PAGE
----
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    Author(s): B. Buma; P.E. Hennon; A.L. Bidlack; J.F. Baichtal; T.A. Ager; G. Streveier
    Date: 2014
    Source: Quaternary Science Reviews
    Publication Series: Scientific Journal (JRNL)
    Station: Pacific Northwest Research Station
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    Description

    The velocity of species dispersal post-last glacial maximum (LGM) is an interesting question from both paleo-historical and contemporary perspectives. The apparent time lag between a location’s climate becoming suitable for a given species and that species’ arrival at that location has important implications for our understanding of the relationship between climate variables such as temperature and moisture and the dispersal ability of plants. Our knowledge of species dispersal rates underlies assumptions required for the interpretation of pollen and sediment records, biogeochemical reconstructions, and other endemic species distributions. From a contemporary perspective, our expectation of future species distributional shifts in response to a warming climate can be informed by historic range expansion since the LGM. Thus it is important to correctly estimate those dates and rates. Elias (2013) attempts to calculate tree species dispersal rates along the northwestern North American coast post-LGM. This area e the largest contiguous temperate rainforest ecosystem on the planet e was extensively glaciated during the LGM and is currently experiencing important transformations due to climate change. Elias concludes that tree species migration in this region, originating from the south, was rapid: 2e4 times the rate of similar species in eastern North America. Unfortunately, the Elias (2013) review and analysis does not consider localized refugia for those species, or their ecology, within southeast Alaska during the LGM; these considerations would likely change the conclusions. Evidence for local refugia comes from a variety of fields, and while the geographic extent and biological communities of these cryptic refugia are still under study, it is important to consider them when reconstructing historical migration rates.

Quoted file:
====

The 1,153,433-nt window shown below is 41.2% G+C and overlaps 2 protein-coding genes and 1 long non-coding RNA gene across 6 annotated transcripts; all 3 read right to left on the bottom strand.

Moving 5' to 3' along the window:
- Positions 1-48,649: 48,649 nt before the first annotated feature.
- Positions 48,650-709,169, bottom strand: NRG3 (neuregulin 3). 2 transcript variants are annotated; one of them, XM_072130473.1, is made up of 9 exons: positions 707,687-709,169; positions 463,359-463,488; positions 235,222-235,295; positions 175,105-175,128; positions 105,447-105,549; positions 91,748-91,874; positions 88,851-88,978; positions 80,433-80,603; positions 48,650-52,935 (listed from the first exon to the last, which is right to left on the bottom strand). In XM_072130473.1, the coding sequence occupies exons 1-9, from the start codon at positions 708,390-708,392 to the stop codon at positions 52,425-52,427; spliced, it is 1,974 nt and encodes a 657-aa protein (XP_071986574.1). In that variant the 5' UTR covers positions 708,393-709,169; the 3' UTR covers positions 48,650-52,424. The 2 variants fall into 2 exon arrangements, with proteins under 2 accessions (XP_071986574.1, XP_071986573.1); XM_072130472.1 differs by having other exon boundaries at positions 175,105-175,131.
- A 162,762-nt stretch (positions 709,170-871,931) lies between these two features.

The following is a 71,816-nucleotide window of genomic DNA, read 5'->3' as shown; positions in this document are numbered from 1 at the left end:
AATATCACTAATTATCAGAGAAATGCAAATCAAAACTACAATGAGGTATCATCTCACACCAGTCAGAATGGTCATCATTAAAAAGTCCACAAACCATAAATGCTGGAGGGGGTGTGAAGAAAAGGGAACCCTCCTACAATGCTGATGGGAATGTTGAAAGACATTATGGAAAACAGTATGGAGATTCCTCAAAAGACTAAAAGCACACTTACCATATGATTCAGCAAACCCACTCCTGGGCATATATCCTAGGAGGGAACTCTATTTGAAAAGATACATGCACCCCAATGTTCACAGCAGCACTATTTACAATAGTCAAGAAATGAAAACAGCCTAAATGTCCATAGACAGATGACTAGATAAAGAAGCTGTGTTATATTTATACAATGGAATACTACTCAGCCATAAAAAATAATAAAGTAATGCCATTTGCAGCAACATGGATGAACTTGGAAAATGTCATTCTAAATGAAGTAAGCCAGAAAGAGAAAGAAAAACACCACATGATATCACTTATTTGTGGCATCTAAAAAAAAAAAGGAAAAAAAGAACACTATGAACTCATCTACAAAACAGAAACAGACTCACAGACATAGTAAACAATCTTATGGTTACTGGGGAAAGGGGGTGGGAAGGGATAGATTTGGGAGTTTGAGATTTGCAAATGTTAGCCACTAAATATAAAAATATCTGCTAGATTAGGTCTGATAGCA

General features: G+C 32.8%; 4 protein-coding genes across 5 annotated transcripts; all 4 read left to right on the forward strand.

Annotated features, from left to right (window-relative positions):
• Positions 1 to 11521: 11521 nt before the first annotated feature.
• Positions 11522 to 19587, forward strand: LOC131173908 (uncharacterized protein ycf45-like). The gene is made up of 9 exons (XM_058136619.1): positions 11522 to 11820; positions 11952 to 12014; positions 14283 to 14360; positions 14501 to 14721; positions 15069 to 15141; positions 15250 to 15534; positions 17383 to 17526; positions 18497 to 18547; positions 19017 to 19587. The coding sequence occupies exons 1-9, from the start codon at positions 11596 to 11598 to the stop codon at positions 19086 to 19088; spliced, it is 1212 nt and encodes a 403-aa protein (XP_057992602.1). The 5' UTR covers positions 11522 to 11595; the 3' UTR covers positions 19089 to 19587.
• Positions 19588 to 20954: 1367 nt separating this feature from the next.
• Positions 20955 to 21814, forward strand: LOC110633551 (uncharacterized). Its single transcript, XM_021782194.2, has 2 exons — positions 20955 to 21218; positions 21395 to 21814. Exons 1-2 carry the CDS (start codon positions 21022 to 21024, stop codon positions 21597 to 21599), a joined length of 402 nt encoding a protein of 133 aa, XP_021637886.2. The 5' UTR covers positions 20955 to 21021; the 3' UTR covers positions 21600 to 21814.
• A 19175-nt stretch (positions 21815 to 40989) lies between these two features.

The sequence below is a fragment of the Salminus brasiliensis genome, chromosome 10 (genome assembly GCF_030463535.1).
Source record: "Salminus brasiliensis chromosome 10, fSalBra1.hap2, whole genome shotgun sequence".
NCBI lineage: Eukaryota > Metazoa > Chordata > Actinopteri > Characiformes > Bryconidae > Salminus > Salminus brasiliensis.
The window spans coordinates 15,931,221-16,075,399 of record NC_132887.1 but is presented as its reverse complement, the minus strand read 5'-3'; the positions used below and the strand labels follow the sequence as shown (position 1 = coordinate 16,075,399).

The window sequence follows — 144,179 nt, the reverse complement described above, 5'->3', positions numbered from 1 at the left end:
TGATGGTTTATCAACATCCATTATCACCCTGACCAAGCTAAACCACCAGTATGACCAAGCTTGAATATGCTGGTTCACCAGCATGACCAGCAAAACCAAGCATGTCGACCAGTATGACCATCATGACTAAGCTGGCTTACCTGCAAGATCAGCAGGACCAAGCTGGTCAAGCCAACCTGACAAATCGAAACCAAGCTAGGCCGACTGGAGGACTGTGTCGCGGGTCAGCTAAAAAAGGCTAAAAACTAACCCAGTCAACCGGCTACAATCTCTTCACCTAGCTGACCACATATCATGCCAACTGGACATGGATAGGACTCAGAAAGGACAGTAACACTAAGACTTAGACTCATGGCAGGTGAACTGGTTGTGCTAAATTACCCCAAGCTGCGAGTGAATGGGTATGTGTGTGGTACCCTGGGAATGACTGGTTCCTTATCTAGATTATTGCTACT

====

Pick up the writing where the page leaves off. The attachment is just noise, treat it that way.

Publication Notes

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    • This article was written and prepared by U.S. Government employees on official time, and is therefore in the public domain.

    Citation

    Buma, B.; Hennon, P.E.; Bidlack, A.L.; Baichtal, J.F.; Ager, T.A.; Streveier, G. 2014. Correspondence regarding "The problem of conifer species migration lag in the Pacific Northwest region since the last glaciation" by Eias, S.A., (2013), Quaternary Science Reviews 77, 55-69. Quaternary Science Reviews. 93: 167-169.

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